Bad Company

Free Bad Company by Jack Higgins

Book: Bad Company by Jack Higgins Read Free Book Online
Authors: Jack Higgins
Tags: thriller
their heads.
    “Thank you, my friends.” The Baron took off his hat, and Meyer helped with the heavy coat and seated him. “It’s a bad night, so I’ll have champagne. It’ll liven things up a little.”
    Meyer departed, and the Baron took out his case, selected a cigarette and lit it, aware of the man standing at the bar drinking beer and scowling at him. This was one Hans Klein, a huge brute, a local farmer and drunkard. He was seriously in arrears with his rent, had failed to pay again and again. At the town appeals court the previous month, the Baron had given him three months until eviction.
    As Meyer brought the champagne in a bucket and a glass, Klein said loudly, “That’s all right for the high and bloody mighty.” He turned to the barmaid and slammed his hand on the bar. “Schnapps, and be quick about it, or do we all have to stand in line for him?”
    Conversation faltered and Meyer, thumbing off the cork, looked agitated. “Baron, I’m so sorry.”
    “Just pour.”
    It was at that moment the door opened, snow whirled in, and the stranger appeared.
    He was wearing a hunting jacket with a fur collar, and a tweed cap covered with snow, which he took off and beat against his thigh. Strangers were not usual in Neustadt and he attracted immediate attention. He had black hair, not quite to his shoulders, but long enough, and a handsome wedge-shaped face with a broken nose, with the look of some medieval brave about him. He unbuttoned his coat.
    “Good evening,” he said. “A bad night for it.”
    His German was almost flawless, but as von Berger recognized, there was a hint of Italian there.
    Meyer said, “Welcome, Mein Herr, you’ve come far?”
    “You could say that. All the way from Sicily.”
    Klein turned to those nearest him. “Italian,” and there was contempt in his voice.
    The stranger ignored him and said to Meyer, “I need something to warm me up. You look as if you’ve got every drink in the world back there. Would you have grappa?”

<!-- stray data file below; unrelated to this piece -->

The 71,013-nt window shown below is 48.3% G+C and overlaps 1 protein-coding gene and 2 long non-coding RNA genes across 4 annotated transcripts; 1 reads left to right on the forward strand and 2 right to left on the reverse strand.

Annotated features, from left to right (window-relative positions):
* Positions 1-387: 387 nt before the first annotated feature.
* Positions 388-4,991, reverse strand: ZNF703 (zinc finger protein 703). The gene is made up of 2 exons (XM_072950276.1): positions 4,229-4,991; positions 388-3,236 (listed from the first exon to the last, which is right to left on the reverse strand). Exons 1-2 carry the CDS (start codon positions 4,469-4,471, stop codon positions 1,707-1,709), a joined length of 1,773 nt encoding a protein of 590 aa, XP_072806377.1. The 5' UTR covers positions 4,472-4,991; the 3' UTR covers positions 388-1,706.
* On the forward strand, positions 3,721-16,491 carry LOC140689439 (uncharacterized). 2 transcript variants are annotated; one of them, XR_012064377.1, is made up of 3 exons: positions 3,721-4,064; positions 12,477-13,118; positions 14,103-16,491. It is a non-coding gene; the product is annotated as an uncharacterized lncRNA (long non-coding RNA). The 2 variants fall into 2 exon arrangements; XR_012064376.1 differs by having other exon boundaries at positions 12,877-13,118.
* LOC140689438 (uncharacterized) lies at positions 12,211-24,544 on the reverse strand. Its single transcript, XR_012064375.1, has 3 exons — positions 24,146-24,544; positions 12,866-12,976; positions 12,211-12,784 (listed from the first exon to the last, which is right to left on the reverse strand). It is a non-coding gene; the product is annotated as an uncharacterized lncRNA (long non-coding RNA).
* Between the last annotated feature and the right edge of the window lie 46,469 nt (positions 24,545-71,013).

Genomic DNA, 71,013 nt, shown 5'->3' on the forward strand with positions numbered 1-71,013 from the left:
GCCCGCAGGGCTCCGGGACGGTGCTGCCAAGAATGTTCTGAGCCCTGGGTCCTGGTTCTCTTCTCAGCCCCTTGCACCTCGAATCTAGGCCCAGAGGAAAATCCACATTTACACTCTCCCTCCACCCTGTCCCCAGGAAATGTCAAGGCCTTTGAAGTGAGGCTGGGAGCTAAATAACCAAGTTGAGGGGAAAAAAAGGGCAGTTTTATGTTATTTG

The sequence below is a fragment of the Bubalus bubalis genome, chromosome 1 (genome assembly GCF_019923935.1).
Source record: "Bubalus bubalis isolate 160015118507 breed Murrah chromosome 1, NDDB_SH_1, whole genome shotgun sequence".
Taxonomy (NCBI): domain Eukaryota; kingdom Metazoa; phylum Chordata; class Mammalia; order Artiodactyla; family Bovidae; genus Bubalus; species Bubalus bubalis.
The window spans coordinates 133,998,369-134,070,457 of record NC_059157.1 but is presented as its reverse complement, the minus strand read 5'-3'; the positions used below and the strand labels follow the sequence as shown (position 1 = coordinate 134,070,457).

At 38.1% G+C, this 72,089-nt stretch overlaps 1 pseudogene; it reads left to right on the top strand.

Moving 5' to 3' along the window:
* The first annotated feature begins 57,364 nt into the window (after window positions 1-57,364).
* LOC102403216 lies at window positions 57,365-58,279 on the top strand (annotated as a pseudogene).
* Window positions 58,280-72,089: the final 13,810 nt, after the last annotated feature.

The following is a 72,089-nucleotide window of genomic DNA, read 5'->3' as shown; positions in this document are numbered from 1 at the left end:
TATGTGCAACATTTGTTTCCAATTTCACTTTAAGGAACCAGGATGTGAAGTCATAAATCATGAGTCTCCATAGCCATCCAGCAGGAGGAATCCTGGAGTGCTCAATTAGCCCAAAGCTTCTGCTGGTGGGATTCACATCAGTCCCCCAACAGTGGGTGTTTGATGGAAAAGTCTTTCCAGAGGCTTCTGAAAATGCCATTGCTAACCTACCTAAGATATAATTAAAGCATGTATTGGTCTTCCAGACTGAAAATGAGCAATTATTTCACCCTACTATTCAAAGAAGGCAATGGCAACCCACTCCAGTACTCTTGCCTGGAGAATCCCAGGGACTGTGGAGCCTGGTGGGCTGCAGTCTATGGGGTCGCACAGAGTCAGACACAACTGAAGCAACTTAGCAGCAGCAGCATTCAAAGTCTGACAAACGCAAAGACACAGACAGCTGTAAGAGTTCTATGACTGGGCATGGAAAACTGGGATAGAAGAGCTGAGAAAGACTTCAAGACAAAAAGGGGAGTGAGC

“As a matter of fact, I do.” Meyer took a bottle down from the shelf and held it up.
    The stranger read the label aloud. “‘Grappa Di Brunello di Montalcino.’ Jesus, that stuff is firewater. Pour me one now.” He took it straight down and coughed. “Wonderful. I’ll hang on to it.”
    He turned, saw a small table vacant and, in the same glance, the Baron in his booth, amused. The stranger stopped smiling and almost stepped back, as if recoiling physically. He paused, then went to the vacant table, sat down, opened the bottle and poured another one. He glanced at the Baron again, then lowered his eyes.
    The Baron frowned, strangely uncomfortable. There was something familiar there. It was as if he knew him, but how could that be? Not that it mattered, for it was at that moment that Klein, drunker than ever, erupted. He reached over the bar, grabbed the bottle of schnapps, pulled the cork with his teeth and drank deeply, then he slammed the bottle down and turned.
    “You think you’re God Almighty, Baron, but I’ll tell you what you are. You’re a bastard.” He was so drunk he didn’t know what he was saying. “And I know how to treat bastards like you. Try to come onto my farm, I’ll take my shotgun to you.”
    There was total silence from everyone there. The Baron stayed quite calm, sat there, his hands folded over his cane.
    “Go home, Klein, you are not yourself.”
    Klein lurched forward and swept the champagne from the Baron’s table. “You old swine. I’ll show you.”
    “You’ll show no one,” the stranger said, and poured another glass of grappa. “And I suggest you apologize to a great man for insulting him so.”
    The Baron glanced up at him, a slight frown on his face, and Klein turned, lurched across and leaned on the table. “Italian pretty boy, eh? I’m going to break both your arms.”
    “Really?” The stranger reversed his grip on the bottle and smacked it across the side of Klein’s skull. The big man

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